Greetings! To misquote a recent US president, it depends on what your meaning of "as" is! And it is there –Greek, DRC, and DRC versions (as well as others I have) all say "but only as through fire" or some variation thereof. ("but only", "yet", etc.). Please note that it does not say "but only through fire", but "as through fire", a simile.

--Rich
I agree. We aren't talking about a literal fire but something that acts in the way of fire in purification.
 

RiJoRi

Well-known member
I agree. We aren't talking about a literal fire but something that acts in the way of fire in purification.
Not too sure of the "purification" part - a house burned down wouldn't exactly be "purified"! 😉

And St. Paul is speaking of our works - what we have done here - being tested:
"the fire itself will prove the work of each, what sort it is". (It kind of reminds me of the story of the 3 pigs - they all had their works - the houses they built - tested by the wolf, but only one house stood the test.)

--Rich
 

RayneBeau

Well-known member
How do you interpret the passage? What does it mean that 'the builder will suffer loss, the builder will be saved, but only as through fire'. What distinguishes this way of being saved from the way of receiving the reward based on the quality of their foundations?
I actually think that Jesus is speaking of the "unpardonable sin" of blasphemy against the Holy Spirit in 1 Cor. 3:10-15. Although I think that those who interpret Scripture for the RCC look at that passage and say: 'Read this... see it is possible to have sins forgiven in the age to come, just as Jesus said.' They claim that this gives some sort of support to the RCC's doctrine of Purgatory. How do you interpret the passage? Do you believe that the Roman Catholic Church has a solid position here?
 

leonard03782

Well-known member
I actually think that Jesus is speaking of the "unpardonable sin" of blasphemy against the Holy Spirit in 1 Cor. 3:10-15. Although I think that those who interpret Scripture for the RCC look at that passage and say: 'Read this... see it is possible to have sins forgiven in the age to come, just as Jesus said.' They claim that this gives some sort of support to the RCC's doctrine of Purgatory. How do you interpret the passage? Do you believe that the Roman Catholic Church has a solid position here?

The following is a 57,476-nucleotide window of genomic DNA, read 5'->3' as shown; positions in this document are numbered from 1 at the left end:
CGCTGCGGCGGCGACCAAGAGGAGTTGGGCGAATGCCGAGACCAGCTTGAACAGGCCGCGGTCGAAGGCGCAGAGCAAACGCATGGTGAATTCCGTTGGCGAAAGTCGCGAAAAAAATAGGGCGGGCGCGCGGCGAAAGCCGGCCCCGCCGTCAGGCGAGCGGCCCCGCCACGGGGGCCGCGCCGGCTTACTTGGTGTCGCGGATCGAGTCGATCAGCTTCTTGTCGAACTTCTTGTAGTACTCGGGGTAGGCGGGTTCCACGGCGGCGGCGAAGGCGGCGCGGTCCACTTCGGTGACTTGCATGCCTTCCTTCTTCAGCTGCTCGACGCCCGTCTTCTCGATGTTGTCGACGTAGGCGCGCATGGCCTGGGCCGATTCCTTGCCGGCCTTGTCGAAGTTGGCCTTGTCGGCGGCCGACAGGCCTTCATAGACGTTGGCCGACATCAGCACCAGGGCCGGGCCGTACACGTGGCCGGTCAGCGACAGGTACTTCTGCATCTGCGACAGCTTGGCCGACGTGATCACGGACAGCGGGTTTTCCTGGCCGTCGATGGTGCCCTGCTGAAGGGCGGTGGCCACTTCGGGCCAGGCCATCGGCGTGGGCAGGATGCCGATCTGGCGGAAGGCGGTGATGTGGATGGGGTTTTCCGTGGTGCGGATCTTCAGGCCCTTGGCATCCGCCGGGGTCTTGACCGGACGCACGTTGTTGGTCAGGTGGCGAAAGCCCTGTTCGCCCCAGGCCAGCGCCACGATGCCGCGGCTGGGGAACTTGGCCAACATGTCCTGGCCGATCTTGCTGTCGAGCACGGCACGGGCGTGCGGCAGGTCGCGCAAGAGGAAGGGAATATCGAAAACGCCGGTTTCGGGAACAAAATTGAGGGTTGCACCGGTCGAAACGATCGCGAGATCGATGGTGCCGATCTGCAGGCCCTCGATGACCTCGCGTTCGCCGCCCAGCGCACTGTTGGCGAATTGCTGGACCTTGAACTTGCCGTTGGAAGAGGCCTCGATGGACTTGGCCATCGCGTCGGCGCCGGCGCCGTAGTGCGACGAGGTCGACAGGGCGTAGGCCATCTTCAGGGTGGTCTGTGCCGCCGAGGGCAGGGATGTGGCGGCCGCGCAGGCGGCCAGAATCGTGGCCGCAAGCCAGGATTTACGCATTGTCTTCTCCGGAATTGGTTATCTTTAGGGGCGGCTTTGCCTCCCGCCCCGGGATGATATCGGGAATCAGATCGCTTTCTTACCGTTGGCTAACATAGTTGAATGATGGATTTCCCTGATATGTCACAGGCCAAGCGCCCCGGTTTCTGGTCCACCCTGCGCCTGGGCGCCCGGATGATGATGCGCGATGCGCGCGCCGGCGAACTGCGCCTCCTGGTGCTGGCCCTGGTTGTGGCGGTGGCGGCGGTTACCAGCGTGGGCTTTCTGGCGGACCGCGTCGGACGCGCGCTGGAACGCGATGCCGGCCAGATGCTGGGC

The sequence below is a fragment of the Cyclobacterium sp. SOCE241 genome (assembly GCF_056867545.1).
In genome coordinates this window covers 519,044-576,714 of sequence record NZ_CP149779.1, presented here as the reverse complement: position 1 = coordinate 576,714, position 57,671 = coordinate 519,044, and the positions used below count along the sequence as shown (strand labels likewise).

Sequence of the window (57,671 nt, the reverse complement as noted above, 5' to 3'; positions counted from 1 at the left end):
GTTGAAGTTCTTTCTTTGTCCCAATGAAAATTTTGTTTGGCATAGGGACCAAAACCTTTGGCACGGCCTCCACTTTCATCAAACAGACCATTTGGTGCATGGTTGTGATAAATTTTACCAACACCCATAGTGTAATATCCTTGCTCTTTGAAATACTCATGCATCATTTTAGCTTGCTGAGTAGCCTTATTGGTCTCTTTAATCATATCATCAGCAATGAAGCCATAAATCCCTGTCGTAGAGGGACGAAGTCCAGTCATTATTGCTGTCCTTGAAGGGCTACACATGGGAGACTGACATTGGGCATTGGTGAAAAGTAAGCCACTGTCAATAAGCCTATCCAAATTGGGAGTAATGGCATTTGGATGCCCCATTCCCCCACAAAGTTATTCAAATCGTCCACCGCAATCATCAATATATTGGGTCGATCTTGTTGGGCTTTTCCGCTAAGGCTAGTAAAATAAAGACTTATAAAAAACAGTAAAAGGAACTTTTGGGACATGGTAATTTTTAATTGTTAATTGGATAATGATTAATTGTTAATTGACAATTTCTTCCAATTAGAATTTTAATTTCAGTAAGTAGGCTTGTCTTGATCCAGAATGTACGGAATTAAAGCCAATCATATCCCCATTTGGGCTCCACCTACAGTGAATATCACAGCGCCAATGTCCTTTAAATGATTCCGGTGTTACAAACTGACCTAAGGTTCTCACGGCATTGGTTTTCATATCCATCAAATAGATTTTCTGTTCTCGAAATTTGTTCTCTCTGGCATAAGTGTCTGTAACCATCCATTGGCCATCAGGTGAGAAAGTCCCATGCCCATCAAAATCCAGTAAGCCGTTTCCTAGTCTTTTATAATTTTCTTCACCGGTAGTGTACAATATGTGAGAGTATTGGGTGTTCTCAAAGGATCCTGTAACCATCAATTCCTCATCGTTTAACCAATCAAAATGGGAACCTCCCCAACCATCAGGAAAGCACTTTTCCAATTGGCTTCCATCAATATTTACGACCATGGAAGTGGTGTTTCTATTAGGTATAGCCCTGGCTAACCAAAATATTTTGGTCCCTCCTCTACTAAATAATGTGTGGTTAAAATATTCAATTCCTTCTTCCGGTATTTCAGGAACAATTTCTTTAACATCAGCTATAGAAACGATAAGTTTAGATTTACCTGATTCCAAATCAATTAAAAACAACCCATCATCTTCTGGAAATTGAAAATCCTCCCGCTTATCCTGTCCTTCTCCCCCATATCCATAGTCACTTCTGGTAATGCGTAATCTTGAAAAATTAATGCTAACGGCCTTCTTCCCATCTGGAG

1 COR 3:

10
According to the grace of God which is given unto me, as a wise masterbuilder, I have laid the foundation, and another buildeth thereon. But let every man take heed how he buildeth thereupon.
11 For other foundation can no man lay than that is laid, which is Jesus Christ.
12 Now if any man build upon this foundation gold, silver, precious stones, wood, hay, stubble;
13 Every man's work shall be made manifest: for the day shall declare it, because it shall be revealed by fire; and the fire shall try every man's work of what sort it is.
14 If any man's work abide which he hath built thereupon, he shall receive a reward.
15 If any man's work shall be burned, he shall suffer loss: but he himself shall be saved; yet so as by fire.

I believe that this passage is talking about the Gospel of Jesus Christ and how we build on the foundation that is Jesus Christ.
Considering that rome builds a foundation on itself as well as Mary rather than on Jesus, It is my considered opinion that rc'ism is made of nothing more than flammable material that will be completely consumed. So, my answer to this question is that rome's faith is built on sand with a corrupt foundation.
 

Stella1000

Well-known member
Not too sure of the "purification" part - a house burned down wouldn't exactly be "purified"! 😉

And St. Paul is speaking of our works - what we have done here - being tested:
"the fire itself will prove the work of each, what sort it is". (It kind of reminds me of the story of the 3 pigs - they all had their works - the houses they built - tested by the wolf, but only one house stood the test.)

--Rich
We agree that there is a testing of our lived faith and how that stacks up through something that acts like a testing fire. Some are saved there and some are saved by the purging of the fire.

The doctrine of purgatory evolved as an antidote to the heresy of antinomianism ie. that salvation is not manifest in obedience to any moral norms. It makes 1 Corinthians 3 mean something.